When I watch the most recent live dvd’s and youtube videos of the Purps, (excluding the ones videoed/filmed at outdoor festivals etc where a lot of other younger bands are on the menu), for the most part, what I see is an older audience… The kids are into other things these days (Huge cough & a big spit). Imagine living in the 1980s & listening to music from the 1940s!. Although, I gotta say that I love the Andrews Sisters & The Glenn Miller Band etc!, so love the Purps in all it’s forms. Age = experience = a better band performance (Mostly).

  48. 48
    Dick Pimple says:

    Never liked Glenn Hughes wailings , even thought he spoiled the Jon Lord memorial concert with his self-ego . MKII Purple is the only one that ultimately matters , with MKI laying all the groundwork . Harsh on everything that followed but Hughes talks nonsense !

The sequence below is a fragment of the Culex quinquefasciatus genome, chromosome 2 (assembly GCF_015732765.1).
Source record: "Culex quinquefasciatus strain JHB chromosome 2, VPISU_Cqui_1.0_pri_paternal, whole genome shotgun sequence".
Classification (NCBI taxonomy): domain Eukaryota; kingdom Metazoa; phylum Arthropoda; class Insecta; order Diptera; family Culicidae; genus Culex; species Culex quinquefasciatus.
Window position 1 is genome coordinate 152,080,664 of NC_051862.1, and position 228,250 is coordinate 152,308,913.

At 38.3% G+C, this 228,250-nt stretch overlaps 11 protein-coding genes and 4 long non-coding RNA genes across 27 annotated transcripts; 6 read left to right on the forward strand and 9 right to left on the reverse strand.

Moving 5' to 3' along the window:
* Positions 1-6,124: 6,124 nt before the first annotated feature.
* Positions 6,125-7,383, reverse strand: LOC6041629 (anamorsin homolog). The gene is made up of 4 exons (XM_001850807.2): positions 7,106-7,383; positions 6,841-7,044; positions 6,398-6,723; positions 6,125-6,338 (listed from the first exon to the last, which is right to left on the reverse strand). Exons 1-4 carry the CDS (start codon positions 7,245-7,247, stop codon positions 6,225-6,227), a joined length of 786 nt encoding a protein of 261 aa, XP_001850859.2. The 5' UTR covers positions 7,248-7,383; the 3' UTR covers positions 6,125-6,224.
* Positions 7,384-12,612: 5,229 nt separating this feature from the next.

49. 49
    WIZARD says:

    Glenns favorite subject is Glenn!! Although Burn was spectacular, his crazy over the top vocals live, were hard to listen to. Thankfully nobody mixes Coverdale with Glenn, because his vocals and persona were totally in synch with Purples direction at the time! One wish would have been if Coverdale and Ritchie had worked together a little more with Stormbringer. I believe it would have been much stronger! Who cares if the lp had taken six mths longer to make. Glenns funkiness was hard to deal with for me. I would love to Ritchie show up at the RNRHOF ceremony with David. Priceless!!!

  50. 50
    It's All On The One! says:

    Ok, Glenn can be a bit of a self-referential LA pillock now and again, but he’s a great man, who’s completely reformed and faced up to/dealt with his past.
    His voice is in far better condition than Gillan’s or Coverdale’s, as one listen to, say, I Don’t Want To Live That Way Again will prove.
    Black Country Communion and California Breed weren’t great, I admit – just ten-a-penny rock albums.
    It’s the combination of soul, funk and rock that elevates Glenn above the herd.
    He’s been on a rock trip these past few years, but Glenn gave us albums called R.O.C.K and F.U.N.K and one day will give us S.O.U.L
    – it will be called Songs Of Universal Love and will be a timeless masterpiece to match What’s Goin On.
    Glenn Hughes – the supplier of the funk!